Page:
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The following fascinating position recently arose in Round 5 of the ongoing Tata Steel tournament.

[Title "Ju Wenjun - Alireza Firouzja, Tata Steel, 2024"]
[FEN "8/2pk4/6p1/2P4p/3PR2P/3r2P1/5K2/8 w - - 0 1"]

Live commentary by Jovanka Houska and Robert Hess explained that, according to the engines, this position is a mutual Zugzwang or reciprocal Zugzwang (although Houska and Hess did not use that terminology). That is, if it is Black to play (which was the case in real life) then White wins; however, if it is White to play (which could have been the case had the players played slightly differently a few moves earlier), then Black draws. In other words, neither side has a waiting move available; both White and Black would prefer that the opponent move first.

Mutual Zugzwang positions are not uncommon in pawn endings, and can also be found in endgame tablebases, but I find it rather amazing that in a position such as the one above, in which both players (superficially, at least) appear to have considerable freedom of movement, neither side has a move that improves their position or even maintains the status quo. Another way to phrase it is that (given that it is Black to move) if Black's pawn were on g7 rather than g6, then 1…g6 would draw, but as the position stands, Black is lost.

My question is, are there other examples of mutual Zugzwang positions that have arisen in a high-level game, in which both sides have as much apparent freedom of movement (and in particular, have at least one piece in addition to their pawns) as in this position? My instinct is that this sort of thing is very rare in practical play, but maybe I am just uninformed.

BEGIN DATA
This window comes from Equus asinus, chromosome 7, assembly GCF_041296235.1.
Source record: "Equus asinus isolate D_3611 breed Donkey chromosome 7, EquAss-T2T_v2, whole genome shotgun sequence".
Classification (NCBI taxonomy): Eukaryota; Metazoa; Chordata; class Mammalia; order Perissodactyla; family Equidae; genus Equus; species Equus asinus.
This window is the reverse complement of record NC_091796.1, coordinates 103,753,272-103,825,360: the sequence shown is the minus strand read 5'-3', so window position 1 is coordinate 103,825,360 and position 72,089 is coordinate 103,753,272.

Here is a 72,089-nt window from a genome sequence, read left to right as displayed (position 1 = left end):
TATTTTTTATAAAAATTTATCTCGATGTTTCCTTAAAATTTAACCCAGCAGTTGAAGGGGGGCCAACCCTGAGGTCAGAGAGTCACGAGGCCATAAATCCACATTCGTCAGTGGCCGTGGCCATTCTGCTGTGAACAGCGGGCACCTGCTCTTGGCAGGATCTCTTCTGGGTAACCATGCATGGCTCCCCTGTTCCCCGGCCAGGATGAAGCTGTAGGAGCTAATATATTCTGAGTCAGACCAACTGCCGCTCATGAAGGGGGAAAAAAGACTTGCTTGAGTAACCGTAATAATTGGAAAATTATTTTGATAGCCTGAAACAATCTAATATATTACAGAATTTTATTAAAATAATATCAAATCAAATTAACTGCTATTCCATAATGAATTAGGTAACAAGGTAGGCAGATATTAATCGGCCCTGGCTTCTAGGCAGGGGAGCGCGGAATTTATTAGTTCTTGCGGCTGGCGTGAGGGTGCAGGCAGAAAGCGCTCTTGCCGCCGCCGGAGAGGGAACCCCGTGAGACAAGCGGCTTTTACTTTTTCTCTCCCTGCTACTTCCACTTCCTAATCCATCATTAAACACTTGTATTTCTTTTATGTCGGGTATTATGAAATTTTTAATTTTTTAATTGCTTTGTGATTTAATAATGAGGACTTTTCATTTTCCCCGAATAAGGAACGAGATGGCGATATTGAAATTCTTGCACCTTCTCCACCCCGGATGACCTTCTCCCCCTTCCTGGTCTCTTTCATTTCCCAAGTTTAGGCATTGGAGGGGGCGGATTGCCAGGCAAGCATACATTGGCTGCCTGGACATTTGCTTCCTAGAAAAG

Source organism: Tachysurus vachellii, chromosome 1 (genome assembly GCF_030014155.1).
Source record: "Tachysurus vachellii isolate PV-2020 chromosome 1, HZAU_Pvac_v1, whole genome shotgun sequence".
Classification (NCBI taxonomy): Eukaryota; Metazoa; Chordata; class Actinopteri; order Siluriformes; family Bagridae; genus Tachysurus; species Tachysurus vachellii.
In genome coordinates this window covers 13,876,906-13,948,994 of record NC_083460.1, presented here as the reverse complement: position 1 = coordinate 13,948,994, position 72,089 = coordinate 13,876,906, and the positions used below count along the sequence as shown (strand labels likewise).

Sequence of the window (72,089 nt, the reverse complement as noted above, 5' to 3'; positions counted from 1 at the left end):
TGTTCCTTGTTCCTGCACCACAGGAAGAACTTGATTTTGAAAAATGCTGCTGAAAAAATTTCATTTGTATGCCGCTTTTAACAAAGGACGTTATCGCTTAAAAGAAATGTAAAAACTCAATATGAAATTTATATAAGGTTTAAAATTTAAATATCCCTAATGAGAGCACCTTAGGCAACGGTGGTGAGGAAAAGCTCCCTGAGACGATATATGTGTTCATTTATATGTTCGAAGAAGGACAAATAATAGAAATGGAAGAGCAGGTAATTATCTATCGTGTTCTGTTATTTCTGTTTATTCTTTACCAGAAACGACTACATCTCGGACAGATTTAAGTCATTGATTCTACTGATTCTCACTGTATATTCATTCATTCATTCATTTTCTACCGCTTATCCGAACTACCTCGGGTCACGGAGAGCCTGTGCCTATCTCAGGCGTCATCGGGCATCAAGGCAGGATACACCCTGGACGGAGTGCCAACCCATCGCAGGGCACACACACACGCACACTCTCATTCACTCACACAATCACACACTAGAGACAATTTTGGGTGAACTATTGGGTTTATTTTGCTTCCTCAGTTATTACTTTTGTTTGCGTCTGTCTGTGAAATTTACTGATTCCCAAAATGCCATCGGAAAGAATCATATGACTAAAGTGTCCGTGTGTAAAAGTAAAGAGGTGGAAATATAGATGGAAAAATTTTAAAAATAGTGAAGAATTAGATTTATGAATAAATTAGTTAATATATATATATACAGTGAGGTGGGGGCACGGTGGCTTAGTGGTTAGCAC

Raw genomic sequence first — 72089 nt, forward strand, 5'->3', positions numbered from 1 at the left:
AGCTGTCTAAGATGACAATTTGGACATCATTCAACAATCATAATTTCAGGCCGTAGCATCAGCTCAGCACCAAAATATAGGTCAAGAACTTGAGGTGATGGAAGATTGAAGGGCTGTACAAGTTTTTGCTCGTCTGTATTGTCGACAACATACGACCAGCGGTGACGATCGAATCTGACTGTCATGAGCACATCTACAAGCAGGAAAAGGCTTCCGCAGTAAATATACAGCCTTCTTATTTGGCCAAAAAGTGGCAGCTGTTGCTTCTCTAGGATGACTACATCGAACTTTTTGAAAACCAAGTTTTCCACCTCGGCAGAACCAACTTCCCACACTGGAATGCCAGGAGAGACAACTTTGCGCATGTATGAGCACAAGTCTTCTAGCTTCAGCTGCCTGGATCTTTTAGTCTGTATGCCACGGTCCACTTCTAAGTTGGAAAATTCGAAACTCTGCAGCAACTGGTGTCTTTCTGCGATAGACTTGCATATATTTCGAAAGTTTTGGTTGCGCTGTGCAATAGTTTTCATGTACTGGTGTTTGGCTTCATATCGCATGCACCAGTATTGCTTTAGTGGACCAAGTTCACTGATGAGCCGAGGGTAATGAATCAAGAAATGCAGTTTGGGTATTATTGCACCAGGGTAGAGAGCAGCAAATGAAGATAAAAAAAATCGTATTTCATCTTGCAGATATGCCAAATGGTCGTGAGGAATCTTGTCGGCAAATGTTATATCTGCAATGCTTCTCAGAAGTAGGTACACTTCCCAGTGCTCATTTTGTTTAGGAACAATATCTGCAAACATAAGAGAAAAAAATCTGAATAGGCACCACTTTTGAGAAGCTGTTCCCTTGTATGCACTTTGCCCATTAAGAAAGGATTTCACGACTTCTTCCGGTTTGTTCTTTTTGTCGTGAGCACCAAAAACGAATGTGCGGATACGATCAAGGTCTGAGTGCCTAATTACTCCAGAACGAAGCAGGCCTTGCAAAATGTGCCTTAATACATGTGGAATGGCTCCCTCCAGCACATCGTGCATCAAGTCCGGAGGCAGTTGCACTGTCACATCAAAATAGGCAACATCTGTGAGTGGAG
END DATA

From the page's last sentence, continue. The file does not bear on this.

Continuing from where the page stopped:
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  • It may be rare, but endgame theory is so full of mutual zugzwangs that it happened often. Offhand I immediately recall Aljechin-Yates: youtube.com/watch?v=Lql6ONGZVZ4 This is a pure pawn endgame, though, with not much freedom. Jan 20 at 20:54
  • @HaukeReddmann Yes, as I said, mutual Zugzwang is not uncommon in pawn endings. But in the introduction to John Nunn's Secrets of Rook Endings, he said he did an informal straw poll of grandmasters, asking them how many mutual Zugzwang positions they thought there were among R+P v R endings, and the answers he got were in the 5-25 range. The true answer is 209, but that is still a tiny fraction of all R+P v R positions, so I'm not sure that rook endings are "full of mutual Zugzwangs." Zugzwangs for sure, but mutual Zugzwangs? Before Nunn, I don't think they were recognized as important. Jan 20 at 23:34
  • As a mathematician, 208 I see as "very many" :-) As a trainer, I am on your side, it probably suffice to say "exists", and sort the examples where they belong otherwise. In this Wiki link, you find a very "natural" example (dia 1, high level), unsurprisingly with a knight pawn: en.wikipedia.org/wiki/… Jan 21 at 9:03
  • @HaukeReddmann Thanks; that's a good "near miss" (though not a true example since the position did not actually arise on the board). Jan 21 at 13:21

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